Legal statements

Legal notices

General: Family Law in Partnership Ltd is a limited company registered in England and Wales under number 8518635. Its registered office and principal place of business is at 1 Neal Street, Covent Garden, London WC2H 9QL. Family Law in Partnership Ltd is authorised and regulated by the Solicitors Regulation Authority under number 596724.

Disclaimer: The information, materials and opinions contained on this website are for general information purposes only, are not intended to constitute legal or other professional advice, and should not be relied on or treated as a substitute for specific advice relevant to particular circumstances. Family Law in Partnership does not accept any responsibility for any loss which may arise from reliance on information or materials published on this website. You should always take professional advice on your particular situation and if you think we can assist you, please contact us. Certain parts of this website link to external internet sites, and other internet sites may link to this website. Family Law in Partnership is not responsible for the content of any external internet sites.

Copyright and Links: The materials published on this website are, unless otherwise stated, the copyright works of Family Law in Partnership. You may not reproduce, store or introduce into a retrieval system or transmit in any form or by any means (electronic, mechanical, photocopy, recording or otherwise) any of the materials published on this website without the prior written consent of Family Law in Partnership.

You may not republish any content or material available on our website on any other public website or alerter service without the prior written consent of Family Law in Partnership. You may not create a link to any part of our website, without our prior written consent, which can be requested by contacting No other use of the materials published on this website is permitted without the express prior written consent of Family Law in Partnership.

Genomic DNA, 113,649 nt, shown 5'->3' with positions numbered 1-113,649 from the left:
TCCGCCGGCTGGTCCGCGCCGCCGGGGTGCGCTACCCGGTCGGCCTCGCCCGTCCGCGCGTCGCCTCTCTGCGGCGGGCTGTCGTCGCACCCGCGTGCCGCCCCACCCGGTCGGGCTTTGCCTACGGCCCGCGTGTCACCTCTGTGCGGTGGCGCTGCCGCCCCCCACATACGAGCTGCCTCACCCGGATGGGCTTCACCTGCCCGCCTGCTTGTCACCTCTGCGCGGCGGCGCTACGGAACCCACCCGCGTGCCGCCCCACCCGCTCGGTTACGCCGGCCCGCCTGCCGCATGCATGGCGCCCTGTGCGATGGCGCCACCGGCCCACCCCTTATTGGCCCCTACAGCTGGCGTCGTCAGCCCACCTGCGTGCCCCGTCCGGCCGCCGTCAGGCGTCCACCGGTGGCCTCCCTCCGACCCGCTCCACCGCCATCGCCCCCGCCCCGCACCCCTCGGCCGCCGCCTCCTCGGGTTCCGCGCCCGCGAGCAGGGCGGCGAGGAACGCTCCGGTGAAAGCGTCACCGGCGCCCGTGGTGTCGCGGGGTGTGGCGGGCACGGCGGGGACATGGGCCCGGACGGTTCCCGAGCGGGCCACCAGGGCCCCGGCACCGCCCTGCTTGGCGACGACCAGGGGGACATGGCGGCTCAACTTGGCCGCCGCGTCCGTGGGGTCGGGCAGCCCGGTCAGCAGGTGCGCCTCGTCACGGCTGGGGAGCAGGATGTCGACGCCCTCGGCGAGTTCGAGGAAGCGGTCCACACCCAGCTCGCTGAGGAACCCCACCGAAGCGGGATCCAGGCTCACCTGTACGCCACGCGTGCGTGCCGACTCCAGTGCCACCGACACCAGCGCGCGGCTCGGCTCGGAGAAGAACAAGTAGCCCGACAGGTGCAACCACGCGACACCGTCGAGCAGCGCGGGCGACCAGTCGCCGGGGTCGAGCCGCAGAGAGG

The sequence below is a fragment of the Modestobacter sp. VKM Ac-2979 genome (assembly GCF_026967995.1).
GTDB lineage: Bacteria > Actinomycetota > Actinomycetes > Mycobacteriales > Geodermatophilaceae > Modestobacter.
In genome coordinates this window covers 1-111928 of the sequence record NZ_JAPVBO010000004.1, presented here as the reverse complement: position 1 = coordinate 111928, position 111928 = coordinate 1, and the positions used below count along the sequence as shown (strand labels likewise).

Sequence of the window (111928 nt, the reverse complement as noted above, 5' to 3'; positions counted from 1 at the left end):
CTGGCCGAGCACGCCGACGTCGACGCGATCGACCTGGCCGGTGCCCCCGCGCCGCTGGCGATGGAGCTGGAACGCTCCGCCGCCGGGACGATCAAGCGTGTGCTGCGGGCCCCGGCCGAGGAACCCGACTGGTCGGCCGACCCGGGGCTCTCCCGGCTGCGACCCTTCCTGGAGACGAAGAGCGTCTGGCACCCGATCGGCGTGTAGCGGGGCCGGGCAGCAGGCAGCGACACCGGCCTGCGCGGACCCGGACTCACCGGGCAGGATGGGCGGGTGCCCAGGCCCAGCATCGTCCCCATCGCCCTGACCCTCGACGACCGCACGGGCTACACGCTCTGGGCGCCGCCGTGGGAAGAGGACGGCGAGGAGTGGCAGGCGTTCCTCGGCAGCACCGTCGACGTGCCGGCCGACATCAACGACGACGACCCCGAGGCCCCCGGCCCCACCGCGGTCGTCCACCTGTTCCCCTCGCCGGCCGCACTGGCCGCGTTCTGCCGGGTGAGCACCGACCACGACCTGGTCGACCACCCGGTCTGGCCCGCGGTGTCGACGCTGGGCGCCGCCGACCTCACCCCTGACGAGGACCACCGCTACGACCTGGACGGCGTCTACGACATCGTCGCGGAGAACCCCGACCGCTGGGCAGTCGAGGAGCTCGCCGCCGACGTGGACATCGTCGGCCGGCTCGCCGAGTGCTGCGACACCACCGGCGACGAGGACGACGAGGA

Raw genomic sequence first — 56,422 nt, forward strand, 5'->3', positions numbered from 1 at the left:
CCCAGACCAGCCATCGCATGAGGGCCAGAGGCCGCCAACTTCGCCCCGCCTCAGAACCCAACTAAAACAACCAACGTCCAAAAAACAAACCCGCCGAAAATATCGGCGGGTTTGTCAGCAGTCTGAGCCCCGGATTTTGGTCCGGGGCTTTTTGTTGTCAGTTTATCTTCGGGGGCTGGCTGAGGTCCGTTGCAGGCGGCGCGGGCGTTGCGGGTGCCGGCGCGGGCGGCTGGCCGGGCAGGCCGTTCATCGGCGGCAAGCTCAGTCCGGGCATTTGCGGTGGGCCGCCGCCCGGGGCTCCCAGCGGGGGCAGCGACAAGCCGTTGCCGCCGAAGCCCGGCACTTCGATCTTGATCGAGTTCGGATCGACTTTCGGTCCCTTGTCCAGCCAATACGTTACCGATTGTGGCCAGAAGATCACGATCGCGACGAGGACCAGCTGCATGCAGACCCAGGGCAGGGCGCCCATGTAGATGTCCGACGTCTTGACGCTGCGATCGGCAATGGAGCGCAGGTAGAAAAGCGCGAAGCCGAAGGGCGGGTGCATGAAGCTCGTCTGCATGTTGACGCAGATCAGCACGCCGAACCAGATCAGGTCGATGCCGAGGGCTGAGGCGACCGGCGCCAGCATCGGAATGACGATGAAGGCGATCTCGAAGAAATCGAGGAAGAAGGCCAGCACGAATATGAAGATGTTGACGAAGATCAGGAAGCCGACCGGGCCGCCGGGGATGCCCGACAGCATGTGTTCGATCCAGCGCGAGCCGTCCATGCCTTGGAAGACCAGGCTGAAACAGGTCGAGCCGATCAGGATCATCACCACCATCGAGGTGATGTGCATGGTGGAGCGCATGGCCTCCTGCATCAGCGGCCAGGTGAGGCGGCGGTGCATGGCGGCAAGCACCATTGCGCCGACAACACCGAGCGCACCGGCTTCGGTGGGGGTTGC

Use of Cookies: Cookies, also known as browser cookies or tracking cookies, are small, often encrypted, text files located in browser directories that are placed on your computer by websites that you visit. They are widely used in order to make websites work, or work more efficiently, as well as to provide information to the owners of the website. Due to their core function of enhancing/enabling usability or site processes, disabling cookies may prevent you from using certain websites. The Family Law in Partnership website uses Google Analytics which requires the following cookies: _utma, _utmb, _utmc, _utmz and _utmv. By using our website you agree that we can place these types of cookies on your device. These cookies are used to collect information about how visitors use our site. We use the information to compile reports and to help us improve the site. The cookies collect information in an anonymous form, including the number of visitors to the site, where visitors have come to the site from and the pages they visited. Please click here to read about Google’s privacy policies. Most web browsers allow some control of most cookies through the browser settings. To find out more about cookies, including how to see what cookies have been set and how to manage and delete them, visit To opt out of being tracked by Google Analytics across all websites visit If you have a specific query about the use of cookies on our website, please contact us.

Equal opportunities policy

Family Law in Partnership is an Equal Opportunity employer and a signatory to The Law Society’s Equality and Diversity Charter. The firm is committed to ensuring that there is no discrimination in our recruitment and selection and in our terms and conditions of business on the grounds of race, gender, religion, sexual orientation, age or other status. We also have a staff policy in respect of Equal Opportunities.

Privacy policy